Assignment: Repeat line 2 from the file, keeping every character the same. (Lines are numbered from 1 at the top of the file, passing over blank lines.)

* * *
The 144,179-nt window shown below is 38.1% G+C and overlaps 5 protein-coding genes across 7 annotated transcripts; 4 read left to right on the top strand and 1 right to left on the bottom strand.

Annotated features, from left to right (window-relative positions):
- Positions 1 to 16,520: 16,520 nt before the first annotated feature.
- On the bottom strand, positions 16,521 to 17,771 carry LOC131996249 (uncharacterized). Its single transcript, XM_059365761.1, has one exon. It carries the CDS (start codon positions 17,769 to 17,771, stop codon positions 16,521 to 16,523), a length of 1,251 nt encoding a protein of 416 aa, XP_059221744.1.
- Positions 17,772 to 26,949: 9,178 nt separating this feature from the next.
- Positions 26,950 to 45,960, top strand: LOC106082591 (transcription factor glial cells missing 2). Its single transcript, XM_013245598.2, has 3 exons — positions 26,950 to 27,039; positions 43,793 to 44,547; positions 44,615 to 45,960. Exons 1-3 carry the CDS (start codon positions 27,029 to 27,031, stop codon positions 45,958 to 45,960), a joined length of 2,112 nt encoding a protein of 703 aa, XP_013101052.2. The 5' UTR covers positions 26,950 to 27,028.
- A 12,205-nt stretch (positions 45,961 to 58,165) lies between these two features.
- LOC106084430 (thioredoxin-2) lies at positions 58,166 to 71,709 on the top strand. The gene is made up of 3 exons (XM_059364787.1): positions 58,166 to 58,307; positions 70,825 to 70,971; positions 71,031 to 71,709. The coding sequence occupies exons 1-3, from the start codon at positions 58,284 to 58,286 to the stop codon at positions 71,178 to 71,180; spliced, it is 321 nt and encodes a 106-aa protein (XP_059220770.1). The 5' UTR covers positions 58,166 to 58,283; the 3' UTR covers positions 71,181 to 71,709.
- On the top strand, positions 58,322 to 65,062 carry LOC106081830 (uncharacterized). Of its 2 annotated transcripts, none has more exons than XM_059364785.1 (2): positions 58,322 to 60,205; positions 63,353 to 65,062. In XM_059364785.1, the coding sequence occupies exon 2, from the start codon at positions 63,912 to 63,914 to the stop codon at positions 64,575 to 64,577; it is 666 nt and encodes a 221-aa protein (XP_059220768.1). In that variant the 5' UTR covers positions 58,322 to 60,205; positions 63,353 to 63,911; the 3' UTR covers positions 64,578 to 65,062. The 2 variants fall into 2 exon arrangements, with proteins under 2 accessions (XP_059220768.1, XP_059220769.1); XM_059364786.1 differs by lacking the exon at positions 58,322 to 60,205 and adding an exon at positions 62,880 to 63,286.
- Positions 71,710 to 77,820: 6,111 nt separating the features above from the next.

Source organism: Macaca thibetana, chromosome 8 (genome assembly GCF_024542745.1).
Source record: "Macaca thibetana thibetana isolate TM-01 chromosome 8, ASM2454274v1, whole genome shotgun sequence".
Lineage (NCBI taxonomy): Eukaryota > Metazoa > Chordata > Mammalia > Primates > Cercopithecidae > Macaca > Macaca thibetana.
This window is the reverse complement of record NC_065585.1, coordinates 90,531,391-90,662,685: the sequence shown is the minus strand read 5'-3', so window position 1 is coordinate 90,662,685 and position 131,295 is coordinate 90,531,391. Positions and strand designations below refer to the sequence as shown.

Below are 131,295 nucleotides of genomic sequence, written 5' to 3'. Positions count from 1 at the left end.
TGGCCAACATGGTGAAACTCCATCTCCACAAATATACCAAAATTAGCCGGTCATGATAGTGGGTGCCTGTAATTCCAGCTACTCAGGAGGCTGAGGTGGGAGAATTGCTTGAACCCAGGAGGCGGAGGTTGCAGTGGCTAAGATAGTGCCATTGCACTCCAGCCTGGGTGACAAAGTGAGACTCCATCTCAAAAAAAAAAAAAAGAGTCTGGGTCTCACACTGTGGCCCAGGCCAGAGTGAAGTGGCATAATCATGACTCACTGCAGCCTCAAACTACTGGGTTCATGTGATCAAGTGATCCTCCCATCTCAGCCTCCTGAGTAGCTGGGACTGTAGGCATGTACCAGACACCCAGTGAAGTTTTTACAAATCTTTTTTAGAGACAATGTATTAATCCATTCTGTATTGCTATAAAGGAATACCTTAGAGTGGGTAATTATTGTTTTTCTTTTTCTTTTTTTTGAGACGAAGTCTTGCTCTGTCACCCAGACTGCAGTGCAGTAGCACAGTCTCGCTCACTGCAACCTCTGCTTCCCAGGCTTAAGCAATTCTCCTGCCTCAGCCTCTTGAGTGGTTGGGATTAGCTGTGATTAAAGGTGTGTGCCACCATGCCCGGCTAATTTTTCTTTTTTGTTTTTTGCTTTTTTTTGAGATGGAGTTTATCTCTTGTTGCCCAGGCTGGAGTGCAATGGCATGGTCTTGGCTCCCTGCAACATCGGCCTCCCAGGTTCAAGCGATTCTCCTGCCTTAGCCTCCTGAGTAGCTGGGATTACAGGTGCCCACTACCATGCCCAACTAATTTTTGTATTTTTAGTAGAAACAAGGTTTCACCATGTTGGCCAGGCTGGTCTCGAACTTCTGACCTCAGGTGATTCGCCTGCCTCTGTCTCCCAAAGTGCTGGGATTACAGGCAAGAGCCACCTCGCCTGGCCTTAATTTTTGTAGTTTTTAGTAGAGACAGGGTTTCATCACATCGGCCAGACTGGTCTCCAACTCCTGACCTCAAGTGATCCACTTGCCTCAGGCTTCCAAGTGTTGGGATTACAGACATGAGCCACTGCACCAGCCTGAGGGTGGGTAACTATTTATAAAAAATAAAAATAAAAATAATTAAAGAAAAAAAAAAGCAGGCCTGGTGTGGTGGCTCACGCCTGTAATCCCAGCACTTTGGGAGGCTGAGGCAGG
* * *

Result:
Annotated features, from left to right (window-relative positions):